Evaluation of the Salicylic Acid - Liquid Phase Scrubbing Technique to Monitor Atmospheric Hydroxyl Radicals
journal contributionposted on 2023-06-22, 09:40 authored by Rhian SalmonRhian Salmon, C Schiller, G Harris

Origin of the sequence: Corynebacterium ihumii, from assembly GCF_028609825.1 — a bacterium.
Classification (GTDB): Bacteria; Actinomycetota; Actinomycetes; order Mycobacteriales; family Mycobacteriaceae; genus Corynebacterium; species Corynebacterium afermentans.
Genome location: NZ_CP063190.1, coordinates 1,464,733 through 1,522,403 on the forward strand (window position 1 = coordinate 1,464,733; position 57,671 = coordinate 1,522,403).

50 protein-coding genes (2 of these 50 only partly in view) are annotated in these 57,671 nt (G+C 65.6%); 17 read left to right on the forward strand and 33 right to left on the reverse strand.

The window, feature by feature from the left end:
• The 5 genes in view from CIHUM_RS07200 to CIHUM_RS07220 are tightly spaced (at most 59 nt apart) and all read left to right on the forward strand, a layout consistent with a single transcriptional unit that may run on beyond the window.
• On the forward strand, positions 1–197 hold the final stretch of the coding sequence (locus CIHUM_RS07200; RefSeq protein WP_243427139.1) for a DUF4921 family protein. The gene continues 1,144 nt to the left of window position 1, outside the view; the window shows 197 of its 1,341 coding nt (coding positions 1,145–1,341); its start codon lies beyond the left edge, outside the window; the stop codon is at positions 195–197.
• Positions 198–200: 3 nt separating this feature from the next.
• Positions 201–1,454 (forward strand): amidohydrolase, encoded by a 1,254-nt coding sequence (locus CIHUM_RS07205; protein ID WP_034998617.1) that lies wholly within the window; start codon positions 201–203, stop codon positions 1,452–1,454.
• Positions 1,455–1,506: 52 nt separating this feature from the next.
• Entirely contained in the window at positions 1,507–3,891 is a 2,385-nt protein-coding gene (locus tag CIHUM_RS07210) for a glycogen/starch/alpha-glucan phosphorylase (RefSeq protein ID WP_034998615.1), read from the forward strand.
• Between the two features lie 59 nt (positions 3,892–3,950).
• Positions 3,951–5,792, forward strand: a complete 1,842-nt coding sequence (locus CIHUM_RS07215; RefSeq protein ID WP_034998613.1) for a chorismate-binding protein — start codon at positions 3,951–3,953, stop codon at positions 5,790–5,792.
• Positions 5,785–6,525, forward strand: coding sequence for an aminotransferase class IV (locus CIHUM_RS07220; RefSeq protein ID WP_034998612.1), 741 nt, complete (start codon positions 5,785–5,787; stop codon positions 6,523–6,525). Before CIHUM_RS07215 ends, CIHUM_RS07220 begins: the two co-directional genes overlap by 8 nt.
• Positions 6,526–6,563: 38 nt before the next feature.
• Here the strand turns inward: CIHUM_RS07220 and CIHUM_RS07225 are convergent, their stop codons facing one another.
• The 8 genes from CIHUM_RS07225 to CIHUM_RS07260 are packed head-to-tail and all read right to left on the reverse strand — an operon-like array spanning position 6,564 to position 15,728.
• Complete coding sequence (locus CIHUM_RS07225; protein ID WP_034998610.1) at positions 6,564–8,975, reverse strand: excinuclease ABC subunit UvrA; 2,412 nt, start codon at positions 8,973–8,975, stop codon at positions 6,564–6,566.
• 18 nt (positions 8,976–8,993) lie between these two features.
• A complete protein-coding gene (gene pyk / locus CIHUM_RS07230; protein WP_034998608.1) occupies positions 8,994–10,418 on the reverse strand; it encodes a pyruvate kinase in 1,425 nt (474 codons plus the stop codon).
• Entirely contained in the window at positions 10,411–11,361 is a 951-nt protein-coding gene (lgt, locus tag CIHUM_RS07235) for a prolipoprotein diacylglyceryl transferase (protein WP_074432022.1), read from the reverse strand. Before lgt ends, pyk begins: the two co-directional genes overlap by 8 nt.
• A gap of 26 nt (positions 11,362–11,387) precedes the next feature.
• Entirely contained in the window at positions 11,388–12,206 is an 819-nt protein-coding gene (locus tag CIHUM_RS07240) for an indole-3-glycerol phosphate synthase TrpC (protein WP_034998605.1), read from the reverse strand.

A novel method has been examined for monitoring tropospheric hydroxyl radicals (OH), the most important oxidant in tropospheric chemistry. Aqueous phase salicylic acid reacts with atmospheric OH to produce 2,5-dihydroxy benzoic acid (2,5-DHBA) and other products. High Performance Liquid Chromatography (HPLC) is used to separate the post-reaction solution and the products are quantified using fluorescence detection. Unlike other methods, it has been reported to be inexpensive, portable and relatively simple. Although the sensitivity was sufficient to measure typical daytime OH concentrations of 0.04-0.4 ppt., the method was hindered by numerous interferences. Successive identification and elimination of these still resulted in a signal that was much larger than expected. Tests showed that this was not likely to be due to ozone, HO2, NOx, H2O2, aerosols, light or bacteria. Experimental and numerical studies suggest that the interference could be due to methyl peroxy radicals. The effect of many other components in the atmosphere, both individual and combined, must also be tested before the method can be used reliably in the field. The validity of previous reports of ambient hydroxyl measurements using this technique is therefore brought into question. © 2004 Kluwer Academic Publishers.